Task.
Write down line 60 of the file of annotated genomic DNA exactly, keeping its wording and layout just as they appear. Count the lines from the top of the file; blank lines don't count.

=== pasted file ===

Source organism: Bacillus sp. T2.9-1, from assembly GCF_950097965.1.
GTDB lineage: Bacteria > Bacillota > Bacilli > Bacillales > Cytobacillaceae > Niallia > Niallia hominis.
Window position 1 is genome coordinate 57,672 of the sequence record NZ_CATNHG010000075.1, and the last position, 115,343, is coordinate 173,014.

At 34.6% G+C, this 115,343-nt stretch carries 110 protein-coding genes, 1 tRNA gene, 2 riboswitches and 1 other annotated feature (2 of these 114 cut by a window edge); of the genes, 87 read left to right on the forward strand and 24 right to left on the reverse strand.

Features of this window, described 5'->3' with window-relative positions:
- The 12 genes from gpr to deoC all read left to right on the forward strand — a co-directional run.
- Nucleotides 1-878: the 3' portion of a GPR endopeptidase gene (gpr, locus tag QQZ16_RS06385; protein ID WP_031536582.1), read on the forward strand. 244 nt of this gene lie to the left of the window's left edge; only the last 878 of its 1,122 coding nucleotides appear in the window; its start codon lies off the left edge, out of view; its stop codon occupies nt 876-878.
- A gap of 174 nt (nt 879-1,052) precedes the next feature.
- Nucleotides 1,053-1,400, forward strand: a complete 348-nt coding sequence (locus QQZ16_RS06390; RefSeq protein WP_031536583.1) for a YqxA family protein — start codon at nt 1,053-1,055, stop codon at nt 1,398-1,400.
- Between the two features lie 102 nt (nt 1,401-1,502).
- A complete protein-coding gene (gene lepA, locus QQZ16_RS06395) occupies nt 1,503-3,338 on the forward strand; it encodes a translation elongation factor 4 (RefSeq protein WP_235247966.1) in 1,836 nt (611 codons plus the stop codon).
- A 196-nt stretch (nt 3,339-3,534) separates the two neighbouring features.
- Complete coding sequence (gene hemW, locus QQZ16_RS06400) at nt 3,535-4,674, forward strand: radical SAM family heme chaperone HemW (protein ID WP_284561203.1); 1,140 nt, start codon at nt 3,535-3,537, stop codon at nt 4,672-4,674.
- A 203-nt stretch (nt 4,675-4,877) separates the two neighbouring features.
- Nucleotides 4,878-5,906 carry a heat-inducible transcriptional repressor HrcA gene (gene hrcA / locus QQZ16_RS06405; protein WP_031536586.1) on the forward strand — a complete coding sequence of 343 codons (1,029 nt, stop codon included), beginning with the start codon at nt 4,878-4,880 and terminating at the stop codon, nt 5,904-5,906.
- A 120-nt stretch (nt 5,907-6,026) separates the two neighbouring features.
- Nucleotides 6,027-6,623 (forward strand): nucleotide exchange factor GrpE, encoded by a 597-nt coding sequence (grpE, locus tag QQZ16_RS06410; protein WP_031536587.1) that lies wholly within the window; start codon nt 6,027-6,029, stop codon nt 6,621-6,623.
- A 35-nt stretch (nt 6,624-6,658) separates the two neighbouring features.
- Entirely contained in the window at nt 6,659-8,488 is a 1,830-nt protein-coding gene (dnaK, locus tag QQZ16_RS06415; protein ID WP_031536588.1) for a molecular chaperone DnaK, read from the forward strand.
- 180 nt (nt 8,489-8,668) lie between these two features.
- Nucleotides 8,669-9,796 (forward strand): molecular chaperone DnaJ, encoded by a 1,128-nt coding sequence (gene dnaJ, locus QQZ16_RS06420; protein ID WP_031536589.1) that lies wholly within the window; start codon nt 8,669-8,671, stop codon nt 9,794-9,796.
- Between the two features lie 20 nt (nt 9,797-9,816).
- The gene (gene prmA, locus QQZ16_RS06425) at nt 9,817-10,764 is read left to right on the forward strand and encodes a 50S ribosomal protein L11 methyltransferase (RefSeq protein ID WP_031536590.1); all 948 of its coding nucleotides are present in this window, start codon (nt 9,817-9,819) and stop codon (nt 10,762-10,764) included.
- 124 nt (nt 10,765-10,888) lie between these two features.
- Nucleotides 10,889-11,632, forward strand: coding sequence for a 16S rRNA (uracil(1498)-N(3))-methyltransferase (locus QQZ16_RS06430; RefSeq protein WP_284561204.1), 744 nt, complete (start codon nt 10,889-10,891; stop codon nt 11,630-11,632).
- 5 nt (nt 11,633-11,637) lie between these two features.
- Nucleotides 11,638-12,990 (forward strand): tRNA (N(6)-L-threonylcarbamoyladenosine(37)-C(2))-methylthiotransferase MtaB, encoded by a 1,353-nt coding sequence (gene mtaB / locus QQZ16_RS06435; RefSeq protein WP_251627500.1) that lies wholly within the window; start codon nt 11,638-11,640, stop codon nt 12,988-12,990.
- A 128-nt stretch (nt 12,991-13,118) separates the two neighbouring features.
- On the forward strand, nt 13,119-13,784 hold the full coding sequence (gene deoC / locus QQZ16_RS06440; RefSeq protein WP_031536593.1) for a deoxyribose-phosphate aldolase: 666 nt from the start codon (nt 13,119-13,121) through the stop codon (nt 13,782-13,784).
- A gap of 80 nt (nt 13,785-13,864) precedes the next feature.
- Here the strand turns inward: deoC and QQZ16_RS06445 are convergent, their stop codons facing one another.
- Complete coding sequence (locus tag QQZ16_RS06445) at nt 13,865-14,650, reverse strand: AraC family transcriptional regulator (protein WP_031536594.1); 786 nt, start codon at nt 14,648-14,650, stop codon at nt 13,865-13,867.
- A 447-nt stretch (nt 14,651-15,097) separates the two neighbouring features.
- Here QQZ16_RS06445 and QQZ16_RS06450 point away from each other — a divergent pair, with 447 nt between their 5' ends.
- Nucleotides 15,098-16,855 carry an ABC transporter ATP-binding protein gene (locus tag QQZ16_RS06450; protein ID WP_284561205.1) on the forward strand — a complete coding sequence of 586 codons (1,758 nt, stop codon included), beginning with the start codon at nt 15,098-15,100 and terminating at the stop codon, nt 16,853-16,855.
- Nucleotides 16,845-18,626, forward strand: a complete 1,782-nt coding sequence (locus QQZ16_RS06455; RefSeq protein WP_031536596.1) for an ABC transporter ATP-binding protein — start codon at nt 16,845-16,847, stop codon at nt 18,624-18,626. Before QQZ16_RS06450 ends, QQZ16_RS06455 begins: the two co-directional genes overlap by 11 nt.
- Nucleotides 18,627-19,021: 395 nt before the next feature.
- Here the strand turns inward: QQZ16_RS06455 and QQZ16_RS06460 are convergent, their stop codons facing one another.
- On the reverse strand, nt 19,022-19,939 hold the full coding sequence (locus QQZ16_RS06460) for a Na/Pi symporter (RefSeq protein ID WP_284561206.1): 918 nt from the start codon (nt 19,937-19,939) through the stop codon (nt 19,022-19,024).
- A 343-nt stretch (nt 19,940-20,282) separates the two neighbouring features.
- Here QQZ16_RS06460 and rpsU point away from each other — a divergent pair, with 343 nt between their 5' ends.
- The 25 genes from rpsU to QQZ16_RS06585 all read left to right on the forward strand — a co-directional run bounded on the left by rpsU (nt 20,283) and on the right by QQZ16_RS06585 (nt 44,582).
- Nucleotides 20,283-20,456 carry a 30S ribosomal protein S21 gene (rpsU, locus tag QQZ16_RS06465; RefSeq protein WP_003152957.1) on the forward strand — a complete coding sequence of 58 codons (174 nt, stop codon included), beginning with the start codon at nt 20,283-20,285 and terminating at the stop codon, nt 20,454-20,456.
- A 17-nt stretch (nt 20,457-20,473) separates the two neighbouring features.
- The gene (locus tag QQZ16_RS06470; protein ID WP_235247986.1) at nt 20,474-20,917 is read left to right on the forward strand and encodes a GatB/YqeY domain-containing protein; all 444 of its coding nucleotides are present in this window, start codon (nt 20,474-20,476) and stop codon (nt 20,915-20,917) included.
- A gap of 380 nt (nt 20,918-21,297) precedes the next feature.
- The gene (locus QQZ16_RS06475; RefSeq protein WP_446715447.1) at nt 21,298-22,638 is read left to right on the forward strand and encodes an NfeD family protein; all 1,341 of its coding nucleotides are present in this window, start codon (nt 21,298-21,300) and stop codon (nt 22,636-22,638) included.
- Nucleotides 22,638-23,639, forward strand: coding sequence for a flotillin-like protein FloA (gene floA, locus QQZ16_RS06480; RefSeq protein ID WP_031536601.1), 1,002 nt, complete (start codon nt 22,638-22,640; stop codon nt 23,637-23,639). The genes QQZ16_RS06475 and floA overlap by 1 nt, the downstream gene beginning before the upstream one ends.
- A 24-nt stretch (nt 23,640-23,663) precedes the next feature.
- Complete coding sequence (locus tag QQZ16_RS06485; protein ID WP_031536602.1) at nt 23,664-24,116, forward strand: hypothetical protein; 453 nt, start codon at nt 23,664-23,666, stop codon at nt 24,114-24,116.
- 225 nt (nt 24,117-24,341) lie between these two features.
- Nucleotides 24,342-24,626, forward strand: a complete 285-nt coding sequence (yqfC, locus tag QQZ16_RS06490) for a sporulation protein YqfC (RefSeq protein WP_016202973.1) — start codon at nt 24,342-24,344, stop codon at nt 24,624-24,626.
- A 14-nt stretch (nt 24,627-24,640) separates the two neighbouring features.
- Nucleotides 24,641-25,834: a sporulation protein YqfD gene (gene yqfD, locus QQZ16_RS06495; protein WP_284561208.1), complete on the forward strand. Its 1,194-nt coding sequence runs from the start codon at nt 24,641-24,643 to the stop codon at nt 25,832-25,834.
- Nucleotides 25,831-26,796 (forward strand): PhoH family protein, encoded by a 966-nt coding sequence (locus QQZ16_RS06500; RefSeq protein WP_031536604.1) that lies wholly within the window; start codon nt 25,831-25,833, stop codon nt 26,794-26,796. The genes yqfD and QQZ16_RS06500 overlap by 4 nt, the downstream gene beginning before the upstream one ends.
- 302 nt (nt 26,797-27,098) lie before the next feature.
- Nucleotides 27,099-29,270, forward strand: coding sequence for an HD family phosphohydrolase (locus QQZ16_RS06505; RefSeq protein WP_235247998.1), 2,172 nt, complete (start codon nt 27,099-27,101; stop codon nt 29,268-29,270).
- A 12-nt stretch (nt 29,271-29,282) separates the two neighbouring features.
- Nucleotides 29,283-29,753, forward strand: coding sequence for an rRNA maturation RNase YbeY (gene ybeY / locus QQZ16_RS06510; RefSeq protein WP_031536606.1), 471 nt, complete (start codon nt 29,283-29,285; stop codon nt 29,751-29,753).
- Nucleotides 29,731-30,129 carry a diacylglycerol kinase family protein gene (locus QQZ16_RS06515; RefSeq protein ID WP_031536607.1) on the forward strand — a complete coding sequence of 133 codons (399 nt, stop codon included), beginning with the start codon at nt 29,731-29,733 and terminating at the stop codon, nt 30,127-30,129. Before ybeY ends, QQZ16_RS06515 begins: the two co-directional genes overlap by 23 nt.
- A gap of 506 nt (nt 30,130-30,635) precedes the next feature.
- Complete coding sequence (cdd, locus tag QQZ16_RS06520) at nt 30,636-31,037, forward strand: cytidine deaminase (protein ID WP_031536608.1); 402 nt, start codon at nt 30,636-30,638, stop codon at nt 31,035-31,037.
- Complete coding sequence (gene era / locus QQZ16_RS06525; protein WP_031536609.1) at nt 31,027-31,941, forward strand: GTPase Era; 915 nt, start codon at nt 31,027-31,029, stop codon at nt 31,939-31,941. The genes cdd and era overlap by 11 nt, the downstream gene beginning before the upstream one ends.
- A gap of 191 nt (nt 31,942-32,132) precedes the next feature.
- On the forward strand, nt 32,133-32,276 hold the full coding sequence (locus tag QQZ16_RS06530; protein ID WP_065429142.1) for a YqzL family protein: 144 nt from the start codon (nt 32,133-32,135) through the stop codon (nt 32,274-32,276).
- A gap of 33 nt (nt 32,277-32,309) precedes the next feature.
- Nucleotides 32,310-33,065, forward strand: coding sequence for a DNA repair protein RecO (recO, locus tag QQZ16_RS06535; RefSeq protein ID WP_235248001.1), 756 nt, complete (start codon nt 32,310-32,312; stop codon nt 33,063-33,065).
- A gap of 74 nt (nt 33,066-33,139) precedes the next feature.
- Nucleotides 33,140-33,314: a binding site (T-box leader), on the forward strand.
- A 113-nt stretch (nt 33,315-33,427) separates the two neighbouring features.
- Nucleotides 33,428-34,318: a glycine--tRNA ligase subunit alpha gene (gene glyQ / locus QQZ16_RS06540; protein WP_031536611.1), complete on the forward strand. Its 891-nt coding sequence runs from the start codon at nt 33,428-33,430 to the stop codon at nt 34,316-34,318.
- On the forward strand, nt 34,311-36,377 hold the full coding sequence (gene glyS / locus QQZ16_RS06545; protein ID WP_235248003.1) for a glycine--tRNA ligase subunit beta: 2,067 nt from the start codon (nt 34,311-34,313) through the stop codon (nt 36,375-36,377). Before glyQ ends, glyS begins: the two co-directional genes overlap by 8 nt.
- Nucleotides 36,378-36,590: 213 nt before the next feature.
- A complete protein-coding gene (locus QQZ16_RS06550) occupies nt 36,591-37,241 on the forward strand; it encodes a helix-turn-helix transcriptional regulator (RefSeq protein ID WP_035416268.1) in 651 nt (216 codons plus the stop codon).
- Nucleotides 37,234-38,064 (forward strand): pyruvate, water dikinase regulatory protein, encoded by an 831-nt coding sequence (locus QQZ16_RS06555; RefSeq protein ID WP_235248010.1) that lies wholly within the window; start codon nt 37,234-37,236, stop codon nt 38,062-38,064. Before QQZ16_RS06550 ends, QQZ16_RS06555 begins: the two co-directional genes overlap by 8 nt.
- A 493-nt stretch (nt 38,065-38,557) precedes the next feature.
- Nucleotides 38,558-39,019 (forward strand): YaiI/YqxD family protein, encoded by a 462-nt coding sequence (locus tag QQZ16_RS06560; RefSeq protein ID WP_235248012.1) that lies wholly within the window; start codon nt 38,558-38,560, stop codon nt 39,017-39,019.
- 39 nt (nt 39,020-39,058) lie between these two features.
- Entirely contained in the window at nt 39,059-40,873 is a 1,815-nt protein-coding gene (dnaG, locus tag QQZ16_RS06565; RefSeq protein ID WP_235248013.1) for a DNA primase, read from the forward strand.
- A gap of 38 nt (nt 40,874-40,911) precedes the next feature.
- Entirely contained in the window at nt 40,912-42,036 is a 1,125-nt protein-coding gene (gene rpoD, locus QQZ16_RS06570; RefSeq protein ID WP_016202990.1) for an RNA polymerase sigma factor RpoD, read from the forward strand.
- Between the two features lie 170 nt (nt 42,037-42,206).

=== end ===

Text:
- Nucleotides 29,731-30,129 carry a diacylglycerol kinase family protein gene (locus QQZ16_RS06515; RefSeq protein ID WP_031536607.1) on the forward strand — a complete coding sequence of 133 codons (399 nt, stop codon included), beginning with the start codon at nt 29,731-29,733 and terminating at the stop codon, nt 30,127-30,129. Before ybeY ends, QQZ16_RS06515 begins: the two co-directional genes overlap by 23 nt.